2.50
Hdl Handle:
http://hdl.handle.net/2436/565809
Title:
Stretch Intensity vs. Inflammation: A Dose-dependent Association?
Authors:
Apostolopoulos, Nikos; Metsios, George S.; Nevill, Alan M.; Koutedakis, Yiannis; Wyon, Matthew A.
Abstract:
The intensity of stretching is rarely reported in scientific literature. In this study, we examined the effects of stretching intensities at 30%, 60%, and 90% of maximum range of movement (mROM) on the inflammatory response of the right hamstring muscle. Methods: A randomised within-subject trial was conducted with 11 healthy recreationally active males over a three week period. Participants were strapped into an isokinetic dynamometer in the supine position, with the right knee fastened in a knee immobilizer. After randomising the ROM percentages, the hamstring muscle was moved to one of the three chosen ROM percentages for that week and held there for 5 x 60 seconds followed by a 10 second rest between repetitions. A 5ml blood sample was collected pre-, immediately post, and at 24 hours post intervention for high sensitivity C-reactive protein (hsCRP) assessments. Results: Significant increases in hsCRP levels were observed between 30% mROM and 90% mROM (p=0.004) and 60% mROM and 90% mROM (p=0.034), but not between 30% and 60% (p>0.05). Conclusions: Muscle stretching at submaximal levels does not elicit a significant systemic inflammatory responses.
Citation:
Stretch Intensity vs. Inflammation: A Dose-dependent Association? 2015, 3 (1) International Journal of Kinesiology and Sports Science
Journal:
International Journal of Kinesiology and Sports Science
Issue Date:
31-Jan-2015
URI:
http://hdl.handle.net/2436/565809
DOI:
10.7575/aiac.ijkss.v.3n.1p.27
Additional Links:
http://www.journals.aiac.org.au/index.php/IJKSS/article/view/1623/1552
Type:
Article
Language:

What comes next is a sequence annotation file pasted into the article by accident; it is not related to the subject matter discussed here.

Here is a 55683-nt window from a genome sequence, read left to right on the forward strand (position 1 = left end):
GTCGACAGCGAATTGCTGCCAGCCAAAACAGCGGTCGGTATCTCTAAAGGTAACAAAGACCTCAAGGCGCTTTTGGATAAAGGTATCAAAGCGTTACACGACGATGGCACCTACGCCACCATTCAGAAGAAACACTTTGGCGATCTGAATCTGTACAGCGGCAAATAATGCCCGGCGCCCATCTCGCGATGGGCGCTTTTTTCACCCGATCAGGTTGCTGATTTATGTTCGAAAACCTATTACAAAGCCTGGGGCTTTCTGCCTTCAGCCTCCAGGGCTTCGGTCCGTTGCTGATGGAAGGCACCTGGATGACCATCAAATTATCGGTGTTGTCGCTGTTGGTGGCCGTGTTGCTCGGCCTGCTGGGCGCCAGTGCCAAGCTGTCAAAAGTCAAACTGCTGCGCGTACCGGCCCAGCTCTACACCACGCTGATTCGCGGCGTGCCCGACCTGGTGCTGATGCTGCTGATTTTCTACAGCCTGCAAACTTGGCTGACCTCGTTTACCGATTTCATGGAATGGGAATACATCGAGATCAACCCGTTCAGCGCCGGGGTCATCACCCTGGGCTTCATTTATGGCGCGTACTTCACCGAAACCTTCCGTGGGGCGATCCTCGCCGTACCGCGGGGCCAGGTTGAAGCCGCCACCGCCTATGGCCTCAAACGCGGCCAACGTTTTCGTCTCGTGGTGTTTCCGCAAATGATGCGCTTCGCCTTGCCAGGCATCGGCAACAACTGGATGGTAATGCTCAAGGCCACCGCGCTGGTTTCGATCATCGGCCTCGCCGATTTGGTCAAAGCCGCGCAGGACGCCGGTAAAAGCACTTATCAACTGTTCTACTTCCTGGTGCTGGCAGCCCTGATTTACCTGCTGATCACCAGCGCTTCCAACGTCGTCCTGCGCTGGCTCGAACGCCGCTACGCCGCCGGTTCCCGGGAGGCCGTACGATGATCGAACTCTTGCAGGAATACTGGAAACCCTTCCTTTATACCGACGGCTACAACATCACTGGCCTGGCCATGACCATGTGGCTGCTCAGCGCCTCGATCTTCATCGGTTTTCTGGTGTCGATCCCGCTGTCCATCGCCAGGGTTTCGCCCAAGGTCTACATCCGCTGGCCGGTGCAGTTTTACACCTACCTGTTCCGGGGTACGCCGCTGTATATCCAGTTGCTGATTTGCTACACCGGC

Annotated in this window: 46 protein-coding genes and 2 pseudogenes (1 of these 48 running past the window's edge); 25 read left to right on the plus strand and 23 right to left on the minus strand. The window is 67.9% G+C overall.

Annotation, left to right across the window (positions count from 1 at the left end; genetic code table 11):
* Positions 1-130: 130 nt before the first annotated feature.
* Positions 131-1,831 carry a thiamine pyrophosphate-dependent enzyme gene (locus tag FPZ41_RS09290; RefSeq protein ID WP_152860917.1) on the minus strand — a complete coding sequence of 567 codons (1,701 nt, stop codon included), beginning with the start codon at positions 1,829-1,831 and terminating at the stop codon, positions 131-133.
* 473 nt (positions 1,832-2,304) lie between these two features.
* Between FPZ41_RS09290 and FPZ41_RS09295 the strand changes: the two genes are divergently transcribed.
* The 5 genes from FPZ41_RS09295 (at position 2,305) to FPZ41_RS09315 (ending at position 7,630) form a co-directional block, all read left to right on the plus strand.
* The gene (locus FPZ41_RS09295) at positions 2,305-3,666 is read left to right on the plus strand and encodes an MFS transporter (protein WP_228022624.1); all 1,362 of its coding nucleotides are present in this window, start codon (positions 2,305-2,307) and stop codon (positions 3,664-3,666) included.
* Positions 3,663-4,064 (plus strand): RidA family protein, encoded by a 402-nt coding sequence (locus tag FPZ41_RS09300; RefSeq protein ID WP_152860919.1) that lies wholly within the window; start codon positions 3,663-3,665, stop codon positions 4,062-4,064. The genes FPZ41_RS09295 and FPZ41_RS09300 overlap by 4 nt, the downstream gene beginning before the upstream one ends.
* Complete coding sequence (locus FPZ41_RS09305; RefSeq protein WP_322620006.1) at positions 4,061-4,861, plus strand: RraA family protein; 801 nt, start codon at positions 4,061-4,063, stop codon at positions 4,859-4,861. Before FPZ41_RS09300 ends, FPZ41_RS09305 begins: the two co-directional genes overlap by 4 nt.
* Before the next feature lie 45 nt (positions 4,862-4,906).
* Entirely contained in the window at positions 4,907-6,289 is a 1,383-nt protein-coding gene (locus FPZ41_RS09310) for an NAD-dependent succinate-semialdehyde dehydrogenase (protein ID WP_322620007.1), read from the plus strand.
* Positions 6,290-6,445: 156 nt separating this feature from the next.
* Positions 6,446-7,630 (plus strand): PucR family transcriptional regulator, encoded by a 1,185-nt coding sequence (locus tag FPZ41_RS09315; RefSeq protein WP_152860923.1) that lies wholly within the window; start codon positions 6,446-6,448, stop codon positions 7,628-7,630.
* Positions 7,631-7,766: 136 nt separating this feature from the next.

en
ISSN:
2202946X
Appears in Collections:
Sport, Exercise and Health Research Group

Full metadata record

DC FieldValue Language
dc.contributor.authorApostolopoulos, Nikosen
dc.contributor.authorMetsios, George S.en
dc.contributor.authorNevill, Alan M.en
dc.contributor.authorKoutedakis, Yiannisen
dc.contributor.authorWyon, Matthew A.en
dc.date.accessioned2015-08-11T09:15:40Zen
dc.date.available2015-08-11T09:15:40Zen
dc.date.issued2015-01-31en
dc.identifier.citationStretch Intensity vs. Inflammation: A Dose-dependent Association? 2015, 3 (1) International Journal of Kinesiology and Sports Scienceen
dc.identifier.issn2202946Xen
dc.identifier.doi10.7575/aiac.ijkss.v.3n.1p.27en
dc.identifier.urihttp://hdl.handle.net/2436/565809en
dc.description.abstractThe intensity of stretching is rarely reported in scientific literature. In this study, we examined the effects of stretching intensities at 30%, 60%, and 90% of maximum range of movement (mROM) on the inflammatory response of the right hamstring muscle. Methods: A randomised within-subject trial was conducted with 11 healthy recreationally active males over a three week period. Participants were strapped into an isokinetic dynamometer in the supine position, with the right knee fastened in a knee immobilizer. After randomising the ROM percentages, the hamstring muscle was moved to one of the three chosen ROM percentages for that week and held there for 5 x 60 seconds followed by a 10 second rest between repetitions. A 5ml blood sample was collected pre-, immediately post, and at 24 hours post intervention for high sensitivity C-reactive protein (hsCRP) assessments. Results: Significant increases in hsCRP levels were observed between 30% mROM and 90% mROM (p=0.004) and 60% mROM and 90% mROM (p=0.034), but not between 30% and 60% (p>0.05). Conclusions: Muscle stretching at submaximal levels does not elicit a significant systemic inflammatory responses.en
dc.language.isoenen
dc.relation.urlhttp://www.journals.aiac.org.au/index.php/IJKSS/article/view/1623/1552en
dc.rightsArchived with thanks to International Journal of Kinesiology and Sports Scienceen
dc.subjectstretch intensityen
dc.subjectinflammationen
dc.subjecthsCRPen
dc.titleStretch Intensity vs. Inflammation: A Dose-dependent Association?en
dc.typeArticleen
dc.identifier.journalInternational Journal of Kinesiology and Sports Scienceen
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